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Homeless outreach workers speak to a man at 34 Street-Herald Square on Dec. 20, 2019.

Ben Fractenberg/THE CITY

‘Shoddy’ Outreach to Homeless Led to Missed Subway Goals, Comptroller Says

SHARE ‘Shoddy’ Outreach to Homeless Led to Missed Subway Goals, Comptroller Says
SHARE ‘Shoddy’ Outreach to Homeless Led to Missed Subway Goals, Comptroller Says

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A new report from the state comptroller pins the surge in subway homelessness on “shoddy” work and lack of oversight by the city and the MTA of the nonprofit they pay to help steer people into shelters.

Starting in 2014, the Department of Homeless Services and the MTA split the cost of two three-year contracts totaling $36 million to the Bowery Residents’ Committee to reduce the number of people using the subway system as shelter.

But the audit by state Comptroller Thomas DiNapoli blames the contractor for “repeatedly” failing to do the job.

“Homeless outreach in the subway has been so shoddy and with so little oversight from DHS and MTA, that it should be no surprise the homeless population in the subways has grown,” DiNapoli said in a statement.

The audit repeatedly flags outreach workers from the Bowery Residents’ Committee, saying they missed required visits to subway stations and, in some cases, offered no services at all. The nonprofit’s latest three-year contract is set to expire this summer.

“DHS seems to have hired the Bowery Residents’ Committee to deal with the subway homeless population, then walked away,” DiNapoli said.

Subway Homelessness Going Wrong Way

The audit, covering Jan. 1, 2015 to June 6, 2019, says the homeless population in the subway system last year grew to 2,178, according to the annual Homeless Outreach Population Estimate. That marks an 18% increase since 2013.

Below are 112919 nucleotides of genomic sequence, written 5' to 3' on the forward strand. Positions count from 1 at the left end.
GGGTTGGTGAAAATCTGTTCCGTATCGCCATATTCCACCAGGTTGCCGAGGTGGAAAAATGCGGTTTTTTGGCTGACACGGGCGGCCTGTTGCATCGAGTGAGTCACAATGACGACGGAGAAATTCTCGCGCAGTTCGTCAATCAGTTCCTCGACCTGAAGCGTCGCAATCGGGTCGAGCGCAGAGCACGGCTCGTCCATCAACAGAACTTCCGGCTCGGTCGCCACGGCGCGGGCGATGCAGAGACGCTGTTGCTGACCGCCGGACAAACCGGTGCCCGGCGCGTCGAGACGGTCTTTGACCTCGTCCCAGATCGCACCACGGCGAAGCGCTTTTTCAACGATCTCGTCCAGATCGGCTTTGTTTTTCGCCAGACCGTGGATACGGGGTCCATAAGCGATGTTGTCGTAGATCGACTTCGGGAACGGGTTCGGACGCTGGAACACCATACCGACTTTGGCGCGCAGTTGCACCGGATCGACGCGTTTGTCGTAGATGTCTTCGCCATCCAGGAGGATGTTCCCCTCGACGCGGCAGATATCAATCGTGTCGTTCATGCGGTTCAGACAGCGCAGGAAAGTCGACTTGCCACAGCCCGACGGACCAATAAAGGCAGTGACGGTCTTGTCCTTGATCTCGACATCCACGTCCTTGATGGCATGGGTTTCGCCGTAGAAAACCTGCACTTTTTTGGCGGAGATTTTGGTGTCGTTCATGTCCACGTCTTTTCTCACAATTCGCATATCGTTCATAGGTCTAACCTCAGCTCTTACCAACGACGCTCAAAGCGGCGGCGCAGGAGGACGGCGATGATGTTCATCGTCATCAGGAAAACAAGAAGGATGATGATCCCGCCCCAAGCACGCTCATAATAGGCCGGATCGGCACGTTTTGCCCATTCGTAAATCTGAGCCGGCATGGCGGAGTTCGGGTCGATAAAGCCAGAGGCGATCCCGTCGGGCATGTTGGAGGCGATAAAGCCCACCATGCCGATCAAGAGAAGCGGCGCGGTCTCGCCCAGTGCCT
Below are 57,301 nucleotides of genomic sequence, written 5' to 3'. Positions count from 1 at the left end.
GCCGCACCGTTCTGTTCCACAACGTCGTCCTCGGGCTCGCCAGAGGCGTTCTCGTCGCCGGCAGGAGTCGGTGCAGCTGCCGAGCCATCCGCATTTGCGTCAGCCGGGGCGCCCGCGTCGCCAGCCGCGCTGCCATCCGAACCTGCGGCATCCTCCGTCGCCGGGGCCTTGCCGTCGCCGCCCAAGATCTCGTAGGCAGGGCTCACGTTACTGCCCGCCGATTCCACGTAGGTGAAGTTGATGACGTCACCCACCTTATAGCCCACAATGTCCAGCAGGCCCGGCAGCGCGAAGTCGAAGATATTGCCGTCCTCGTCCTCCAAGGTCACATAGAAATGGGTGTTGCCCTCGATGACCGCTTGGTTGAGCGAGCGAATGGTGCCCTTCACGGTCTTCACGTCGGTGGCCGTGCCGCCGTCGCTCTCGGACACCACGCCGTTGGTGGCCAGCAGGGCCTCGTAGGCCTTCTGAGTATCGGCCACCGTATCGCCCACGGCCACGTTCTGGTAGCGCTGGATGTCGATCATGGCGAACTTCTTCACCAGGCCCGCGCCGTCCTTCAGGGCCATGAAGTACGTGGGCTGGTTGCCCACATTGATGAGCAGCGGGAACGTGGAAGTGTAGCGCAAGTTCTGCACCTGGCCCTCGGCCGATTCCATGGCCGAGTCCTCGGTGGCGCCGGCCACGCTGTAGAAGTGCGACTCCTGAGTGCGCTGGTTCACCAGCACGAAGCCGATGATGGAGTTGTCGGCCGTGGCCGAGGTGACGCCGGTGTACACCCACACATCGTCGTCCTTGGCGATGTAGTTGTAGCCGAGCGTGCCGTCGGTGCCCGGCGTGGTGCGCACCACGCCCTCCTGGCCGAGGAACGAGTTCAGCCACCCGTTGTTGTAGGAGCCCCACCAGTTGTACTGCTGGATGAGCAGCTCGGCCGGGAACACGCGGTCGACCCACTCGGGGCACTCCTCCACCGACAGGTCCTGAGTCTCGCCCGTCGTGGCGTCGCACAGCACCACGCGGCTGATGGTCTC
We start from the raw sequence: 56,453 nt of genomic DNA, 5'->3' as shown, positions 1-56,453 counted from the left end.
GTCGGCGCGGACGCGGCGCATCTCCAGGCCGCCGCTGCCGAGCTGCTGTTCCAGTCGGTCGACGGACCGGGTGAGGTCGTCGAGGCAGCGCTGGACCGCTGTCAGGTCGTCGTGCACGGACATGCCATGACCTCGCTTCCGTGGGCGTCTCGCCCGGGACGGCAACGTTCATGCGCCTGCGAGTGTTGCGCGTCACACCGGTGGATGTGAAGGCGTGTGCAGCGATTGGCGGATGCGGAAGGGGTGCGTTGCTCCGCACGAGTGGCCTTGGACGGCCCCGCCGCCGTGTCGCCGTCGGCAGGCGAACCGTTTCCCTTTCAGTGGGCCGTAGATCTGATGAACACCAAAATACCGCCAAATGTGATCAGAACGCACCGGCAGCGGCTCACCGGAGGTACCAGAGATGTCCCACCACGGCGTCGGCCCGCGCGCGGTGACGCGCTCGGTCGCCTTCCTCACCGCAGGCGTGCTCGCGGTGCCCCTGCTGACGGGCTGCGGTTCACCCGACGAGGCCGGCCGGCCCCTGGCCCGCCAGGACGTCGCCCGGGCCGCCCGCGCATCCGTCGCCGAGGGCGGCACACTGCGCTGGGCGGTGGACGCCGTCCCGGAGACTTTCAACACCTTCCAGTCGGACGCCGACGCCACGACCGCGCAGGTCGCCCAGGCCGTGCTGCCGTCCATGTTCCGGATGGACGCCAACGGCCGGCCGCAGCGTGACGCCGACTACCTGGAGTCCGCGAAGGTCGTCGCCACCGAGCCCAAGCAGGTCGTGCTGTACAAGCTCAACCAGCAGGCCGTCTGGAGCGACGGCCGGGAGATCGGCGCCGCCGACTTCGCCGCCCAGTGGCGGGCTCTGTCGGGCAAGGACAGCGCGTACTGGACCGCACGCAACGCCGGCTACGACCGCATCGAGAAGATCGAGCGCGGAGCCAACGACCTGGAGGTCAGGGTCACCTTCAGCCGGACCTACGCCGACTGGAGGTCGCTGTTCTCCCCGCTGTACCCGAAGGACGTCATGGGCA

The initial Bowery Residents’ Committee contract, which ended in June 2017, called for the homeless population in the subway to shrink by two-thirds from its 2013 level.

At the time of the audit, the Bowery Residents’ Committee employed 70 outreach workers to work in pairs for visits to all 472 subway stations.

Its staffing levels are now set to increase by 122 workers, said Muzzy Rosenblatt, president and CEO of the Bowery Residents’ Committee. Some of those workers will be teamed with the NYPD to help get homeless people to shelters, while others will be posted at end-of-line stations during overnight hours.

A person sleeps on a subway in Jamaica, Queens, on Oct. 2, 2019.

Ben Fractenberg/THE CITY

DiNapoli’s audit is the latest report looking into contracts for homeless outreach in the transit system. A July 2019 audit of a separate, $2 million-a-year MTA contract with the Bowery Residents’ Committee found that outreach efforts were falling short at Penn Station, Grand Central Terminal and at Long Island Rail Road and Metro-North stations in the city.

“While the [state comptroller] reports’ conclusions fail to appreciate the effort and achievements of BRC’s outreach programs, we recognize there are opportunities to improve and have already begun to work with our government partners to implement constructive changes,” Rosenblatt said.

DHS placed the organization in a “corrective action plan” last August to improve reporting and increase the number of encounters with the homeless in subway stations in hopes of placing more in shelters.